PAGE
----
2.7 Validation in the circulating biomarkers in acute stroke (CIRCULAS) study

      All measurements and analyses were performed similarly compared with the MARK-stroke cohort. Of note, in the CIRCULAS study, plasma samples from acute stroke patients were collected upon admission within 24 h of symptom onset and a follow-up was available at 90 days. Likewise, beta coefficients and odds ratios (ORs at 90 days) were calculated for different models: unadjusted (model 1), adjusted for age and sex (model 2), and adjusted for age, sex, (NIHSS at admission for outcome), LDL cholesterol, creatinine, prevalent arterial hypertension, prevalent diabetes, and prevalent hypercholesterolemia (model 3). Time-to-event analyses were not possible due to a fixed time-point for follow-up (90 days). All analyses for the validation cohort were performed in R, version 3.5.0.

      2.8 Data availability

      The data that support the findings of this study are available from the corresponding author upon reasonable request.

      3. Results

      3.1 SDMA, effective HDL cholesterol and cIMT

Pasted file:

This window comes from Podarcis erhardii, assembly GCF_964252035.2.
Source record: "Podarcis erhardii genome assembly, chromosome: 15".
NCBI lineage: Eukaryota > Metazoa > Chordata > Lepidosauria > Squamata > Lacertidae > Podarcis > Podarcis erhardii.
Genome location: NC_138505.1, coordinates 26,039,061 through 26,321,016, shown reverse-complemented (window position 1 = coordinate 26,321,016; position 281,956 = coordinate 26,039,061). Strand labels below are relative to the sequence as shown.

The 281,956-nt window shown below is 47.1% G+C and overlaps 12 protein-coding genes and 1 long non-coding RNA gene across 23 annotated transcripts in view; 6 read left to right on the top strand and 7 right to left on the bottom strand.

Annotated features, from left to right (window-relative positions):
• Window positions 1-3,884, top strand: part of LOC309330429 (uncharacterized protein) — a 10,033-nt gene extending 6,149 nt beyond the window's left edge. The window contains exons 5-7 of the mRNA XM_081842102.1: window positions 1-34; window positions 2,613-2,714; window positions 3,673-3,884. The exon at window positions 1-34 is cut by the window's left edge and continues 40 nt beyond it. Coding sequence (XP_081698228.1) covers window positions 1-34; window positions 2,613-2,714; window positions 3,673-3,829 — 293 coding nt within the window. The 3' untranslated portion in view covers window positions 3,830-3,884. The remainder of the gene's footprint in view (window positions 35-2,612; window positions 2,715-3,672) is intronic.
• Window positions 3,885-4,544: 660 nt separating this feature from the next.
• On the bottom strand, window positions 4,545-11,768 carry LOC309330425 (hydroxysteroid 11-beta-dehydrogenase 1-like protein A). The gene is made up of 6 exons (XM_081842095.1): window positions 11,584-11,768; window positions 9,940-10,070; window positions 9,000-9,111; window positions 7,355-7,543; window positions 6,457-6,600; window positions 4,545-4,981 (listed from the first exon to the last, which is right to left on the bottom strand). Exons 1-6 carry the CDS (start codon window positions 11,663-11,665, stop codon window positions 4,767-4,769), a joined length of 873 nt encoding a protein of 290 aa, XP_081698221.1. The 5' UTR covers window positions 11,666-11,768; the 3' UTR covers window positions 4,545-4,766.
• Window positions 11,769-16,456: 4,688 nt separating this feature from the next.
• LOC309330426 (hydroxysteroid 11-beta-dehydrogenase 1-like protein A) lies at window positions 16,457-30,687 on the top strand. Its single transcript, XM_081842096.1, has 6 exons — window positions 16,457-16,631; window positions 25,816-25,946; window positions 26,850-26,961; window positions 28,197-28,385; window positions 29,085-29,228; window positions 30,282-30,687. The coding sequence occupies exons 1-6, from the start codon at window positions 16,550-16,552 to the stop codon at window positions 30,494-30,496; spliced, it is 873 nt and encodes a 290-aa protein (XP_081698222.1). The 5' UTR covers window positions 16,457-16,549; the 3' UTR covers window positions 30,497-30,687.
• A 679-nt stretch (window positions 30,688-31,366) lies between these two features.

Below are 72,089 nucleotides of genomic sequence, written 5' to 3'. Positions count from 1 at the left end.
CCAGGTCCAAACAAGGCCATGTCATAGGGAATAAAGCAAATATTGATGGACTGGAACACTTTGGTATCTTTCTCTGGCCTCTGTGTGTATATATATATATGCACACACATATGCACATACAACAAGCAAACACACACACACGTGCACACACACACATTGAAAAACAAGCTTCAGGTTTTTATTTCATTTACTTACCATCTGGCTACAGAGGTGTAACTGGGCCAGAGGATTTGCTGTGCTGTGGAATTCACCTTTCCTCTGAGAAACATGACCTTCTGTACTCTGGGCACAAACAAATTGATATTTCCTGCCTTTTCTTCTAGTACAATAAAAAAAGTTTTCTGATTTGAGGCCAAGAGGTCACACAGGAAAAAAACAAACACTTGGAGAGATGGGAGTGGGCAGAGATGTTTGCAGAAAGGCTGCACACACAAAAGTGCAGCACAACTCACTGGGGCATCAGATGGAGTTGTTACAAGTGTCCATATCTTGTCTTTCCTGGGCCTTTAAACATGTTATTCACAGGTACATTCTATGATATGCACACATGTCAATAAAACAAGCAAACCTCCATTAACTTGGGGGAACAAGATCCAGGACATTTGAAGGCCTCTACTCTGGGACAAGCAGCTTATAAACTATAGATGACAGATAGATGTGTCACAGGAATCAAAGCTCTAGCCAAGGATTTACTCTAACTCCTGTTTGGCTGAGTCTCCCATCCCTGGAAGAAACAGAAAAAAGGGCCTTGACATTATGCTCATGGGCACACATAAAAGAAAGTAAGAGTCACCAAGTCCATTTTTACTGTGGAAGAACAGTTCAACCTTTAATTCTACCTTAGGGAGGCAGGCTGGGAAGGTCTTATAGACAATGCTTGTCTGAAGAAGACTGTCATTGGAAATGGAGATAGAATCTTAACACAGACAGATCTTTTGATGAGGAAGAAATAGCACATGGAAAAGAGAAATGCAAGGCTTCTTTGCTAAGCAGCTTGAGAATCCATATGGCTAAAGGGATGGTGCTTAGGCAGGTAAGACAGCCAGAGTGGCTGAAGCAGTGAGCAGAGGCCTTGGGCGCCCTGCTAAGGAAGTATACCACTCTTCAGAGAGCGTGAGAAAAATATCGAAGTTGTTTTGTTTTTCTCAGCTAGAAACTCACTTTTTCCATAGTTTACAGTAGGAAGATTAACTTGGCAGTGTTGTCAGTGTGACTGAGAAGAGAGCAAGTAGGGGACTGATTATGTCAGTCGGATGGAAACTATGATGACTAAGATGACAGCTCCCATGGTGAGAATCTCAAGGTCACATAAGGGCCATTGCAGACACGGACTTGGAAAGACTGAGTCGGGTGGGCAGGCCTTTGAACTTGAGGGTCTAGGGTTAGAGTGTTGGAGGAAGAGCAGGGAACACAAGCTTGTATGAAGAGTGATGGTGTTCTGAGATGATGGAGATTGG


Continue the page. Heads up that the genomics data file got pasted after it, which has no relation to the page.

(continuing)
Baseline characteristics of both cohorts including anthropometric measures and clinical presentation are given in Table 1. Biologically effective HDL cholesterol (HDL-C, calculated according to the previously proposed algorithm) median levels were 30.1 [21.2, 42.0] mg/dl and 23.1 [13.3, 34.6] mg/dl in MARK-STROKE and CIRCULAS, respectively (Table 1). HDL-C inversely correlated with age and creatinine in both studies (Supplementary Table 1). HDL-C was associated with cIMT in unadjusted and models adjusted for age, sex, and GFR in MARK-STROKE and CIRCULAS (Table 2). This association remained significant after additional adjustment for LDL cholesterol, prevalent arterial hypertension, diabetes and hypercholesterolemia only in MARK-STROKE and showed a trend in CIRCULAS (Table 2).